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‘Studying helped me during difficult times’

Tell us about your journey

'If you want it more than you fear it, then you can do it!'

This was Michelle Laverty's mantra throughout her OU studies and it served her well. Despite facing many challenging times – from family tragedy to contracting COVID-19 just before her final TMA – Michelle from Lisburn never lost sight of her goal is now part of the OU Class of 2020.  

Michelle had gone through a difficult childhood that left its impact. She faced extreme adversities as a child, but she knew that she wanted to turn these challenges on their head and use the experiences she went through to help others. While working as a classroom assistant there was much that she wanted to do to help others but the role restricted her and was limited in the support she was allowed to offer others. So, she made the decision to study a Health and Social Care degree with the OU in Northern Ireland so that she could work towards her passion for helping the vulnerable. 

A passion to support others 

Michelle left school with only 5 GCSE’s and initially looked to train as a hairdresser but, due to circumstances outside of her control, she never finished her college course. Later in life she changed tack and became a registered childminder and her passion for looking out for children led her to become a special educational needs classroom assistant. Eventually she realised that it was important she leveraged her experience, both in work and life, to move towards her lifelong goal of supporting vulnerable children and young people. So, after seeing an advert for the OU online, she took the step of ordering a prospectus.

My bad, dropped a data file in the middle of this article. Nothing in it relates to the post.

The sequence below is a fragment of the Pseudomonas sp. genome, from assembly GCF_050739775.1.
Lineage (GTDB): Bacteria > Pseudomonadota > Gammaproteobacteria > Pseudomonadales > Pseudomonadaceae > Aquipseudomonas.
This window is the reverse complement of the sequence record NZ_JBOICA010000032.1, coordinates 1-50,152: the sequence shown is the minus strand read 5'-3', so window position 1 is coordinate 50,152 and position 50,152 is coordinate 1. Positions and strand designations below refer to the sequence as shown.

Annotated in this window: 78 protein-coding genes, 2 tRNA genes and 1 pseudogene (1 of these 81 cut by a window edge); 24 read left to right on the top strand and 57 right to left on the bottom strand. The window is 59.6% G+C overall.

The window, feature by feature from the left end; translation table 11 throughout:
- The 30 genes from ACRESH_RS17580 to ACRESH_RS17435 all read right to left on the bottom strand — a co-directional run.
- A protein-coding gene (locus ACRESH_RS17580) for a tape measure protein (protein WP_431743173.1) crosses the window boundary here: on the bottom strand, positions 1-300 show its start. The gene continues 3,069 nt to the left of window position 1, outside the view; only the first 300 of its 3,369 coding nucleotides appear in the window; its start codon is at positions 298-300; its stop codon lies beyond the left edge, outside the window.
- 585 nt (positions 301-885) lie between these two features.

Despite her passion pushing her forward, Michelle still encountered many difficulties across her OU degree. From a personal M.E and SVT diagnosis, her husband relearning to walk after a twenty-foot fall and the death of a close family member. Two weeks before her final TMA deadline submission she also contracted COVID-19. 

“Looking back, I am not sure how I managed at times,” says Michelle. “Despite getting my family through difficult situations and carrying on with a degree of normality, I did my coursework and handed in my TMA’s and EMA’s. What I do know is that I focused on being organised. No matter where I went or what I was dealing with, my OU studies came with me, and therefore will always be an important part of my life. It gave me something different to focus on during difficult times, and for that I will always be grateful.”  

Don’t let fear stop you 

So how did she manage to complete her degree with so much going on around her? 

Michelle told us that she followed one piece of advice. “If you want it more than you fear it, then you can do it! I used to feel that degrees were for other people, not for people like me. However, all journeys begin with one step and even though the first step is the hardest, it is the most rewarding.” 

In the end, OU study has changed Michelle for the better. It has given her a newfound confidence and allowed her to move into the next step of her plan to help others. 

“It is very empowering to feel that you belong, and you are equal. My OU degree has supported me in my personal journey of becoming a more fully rounded person. From a self-imposter four years ago, lifting the phone and requesting a prospectus, to now a more confident and self-aware person, I can whole-heartedly say, I did it! I will never forget my OU experience and I will always be beholden for the career opportunities and personal quietude, this has afforded me. Thank you.” 

Well done to Michelle and all of the OU Class of 2020 – on behalf of all of the OU family in Northern Ireland, Ireland and around the world.  

Published: 13 September 2020